Climate change leads to rise in kidney patients
The risk of developing kidney disease is increasing globally due to the detrimental effects of rising temperatures caused by climate change, said experts yesterday.
In this regard, Bangladesh ranks 10th among the world's most vulnerable countries, they mentioned.
They said this at a seminar jointly organised by Gonoshasthaya Samaj Vittik Medical College and Gonoshasthaya Dialysis Center at Gonoshasthaya Kendra in Savar.
In the meeting, Chief Nephrologist of Gonoshasthaya Dialysis Center Brig Gen (retd) Prof Mamun Mustafi presented the article titled "Climate Change and Kidney".
To know how kidney disease is connected with climate change, he said, a group of doctors from Brazil and Australia conducted a survey in all hospitals of Brazil's 1,816 cities from 2015 to 2020.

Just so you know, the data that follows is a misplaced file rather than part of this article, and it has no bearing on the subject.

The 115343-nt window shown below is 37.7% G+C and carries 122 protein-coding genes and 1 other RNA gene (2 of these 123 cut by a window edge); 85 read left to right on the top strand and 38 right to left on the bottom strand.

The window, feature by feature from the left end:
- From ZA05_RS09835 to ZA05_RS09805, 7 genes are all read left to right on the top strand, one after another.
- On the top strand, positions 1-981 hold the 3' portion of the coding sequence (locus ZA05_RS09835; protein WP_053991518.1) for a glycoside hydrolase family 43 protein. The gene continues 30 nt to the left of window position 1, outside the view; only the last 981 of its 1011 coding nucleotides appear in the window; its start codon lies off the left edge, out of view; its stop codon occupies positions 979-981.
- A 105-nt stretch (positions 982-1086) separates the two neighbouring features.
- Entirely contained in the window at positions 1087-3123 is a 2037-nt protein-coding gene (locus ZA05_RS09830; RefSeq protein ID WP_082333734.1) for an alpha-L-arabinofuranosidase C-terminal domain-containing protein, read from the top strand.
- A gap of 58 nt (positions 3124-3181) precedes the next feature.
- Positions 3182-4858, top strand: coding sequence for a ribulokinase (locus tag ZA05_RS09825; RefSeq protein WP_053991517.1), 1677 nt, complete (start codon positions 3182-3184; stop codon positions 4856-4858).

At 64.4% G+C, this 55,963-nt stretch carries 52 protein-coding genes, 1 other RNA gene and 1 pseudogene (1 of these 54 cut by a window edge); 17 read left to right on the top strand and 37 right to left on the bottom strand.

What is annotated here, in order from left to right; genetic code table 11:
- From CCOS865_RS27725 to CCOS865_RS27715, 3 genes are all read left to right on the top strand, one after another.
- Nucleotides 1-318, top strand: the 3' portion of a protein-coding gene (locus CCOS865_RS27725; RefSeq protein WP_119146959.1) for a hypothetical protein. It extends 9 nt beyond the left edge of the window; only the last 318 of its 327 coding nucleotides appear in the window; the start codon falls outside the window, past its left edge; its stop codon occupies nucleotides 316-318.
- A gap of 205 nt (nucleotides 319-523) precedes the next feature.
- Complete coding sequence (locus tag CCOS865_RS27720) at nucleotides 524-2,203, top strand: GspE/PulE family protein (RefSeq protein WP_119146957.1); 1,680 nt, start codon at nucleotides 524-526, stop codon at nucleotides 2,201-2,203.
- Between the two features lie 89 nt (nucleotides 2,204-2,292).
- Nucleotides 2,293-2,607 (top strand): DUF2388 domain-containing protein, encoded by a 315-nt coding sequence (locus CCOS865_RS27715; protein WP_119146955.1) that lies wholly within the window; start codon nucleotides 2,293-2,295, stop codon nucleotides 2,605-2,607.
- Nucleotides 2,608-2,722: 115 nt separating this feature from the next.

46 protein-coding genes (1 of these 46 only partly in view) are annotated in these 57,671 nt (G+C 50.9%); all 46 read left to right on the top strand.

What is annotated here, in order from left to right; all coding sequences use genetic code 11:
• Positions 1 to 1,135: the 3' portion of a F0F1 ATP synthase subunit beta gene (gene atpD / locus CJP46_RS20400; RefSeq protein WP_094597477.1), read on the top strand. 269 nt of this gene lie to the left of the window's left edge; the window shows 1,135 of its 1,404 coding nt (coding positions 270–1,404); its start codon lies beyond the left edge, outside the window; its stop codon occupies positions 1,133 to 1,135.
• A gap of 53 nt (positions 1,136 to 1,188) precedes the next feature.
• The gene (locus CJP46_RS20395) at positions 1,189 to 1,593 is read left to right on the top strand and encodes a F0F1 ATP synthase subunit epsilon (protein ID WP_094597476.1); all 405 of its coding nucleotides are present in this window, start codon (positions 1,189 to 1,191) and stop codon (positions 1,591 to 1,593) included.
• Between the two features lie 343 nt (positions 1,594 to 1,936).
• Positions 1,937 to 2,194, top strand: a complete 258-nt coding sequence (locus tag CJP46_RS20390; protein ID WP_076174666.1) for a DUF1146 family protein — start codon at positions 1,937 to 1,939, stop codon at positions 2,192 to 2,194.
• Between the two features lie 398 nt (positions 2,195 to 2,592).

They recorded how many kidney patients were admitted in the five years due to excessive heat caused by climate change. In the survey, they found around 27 lakh people were hospitalised with kidney problems due to the heat, about 0.9 percent of the country's population.
Accordingly, this result can be used to infer the situation in Bangladesh, Mamun said.
He explained that due to heat, our body can face various issues. Among them, the biggest one is heat stroke, which can cause kidney failure. In this case, the most vulnerable are children, elderly, and those who are already suffering from various diseases.
Prof Ayub Ali Chowdhury, who is a kidney expert, presented the article, titled "War and Kidney", at the seminar.
He said disasters and wars are injuring people and increasing mental stress, which indirectly leads to people suffering from kidney disease.
Dr Manjur Kadir Ahmed, coordinator of Gonoshasthaya Kendra, presided over the programme, in which Prof Altafunnesa Maya, president of Gonoshasthaya Kendra Trust, was chief guest. Besides, Md Abul Hossain, acting vice chancellor of Gono Bishwabidyalay, was present as a special guest.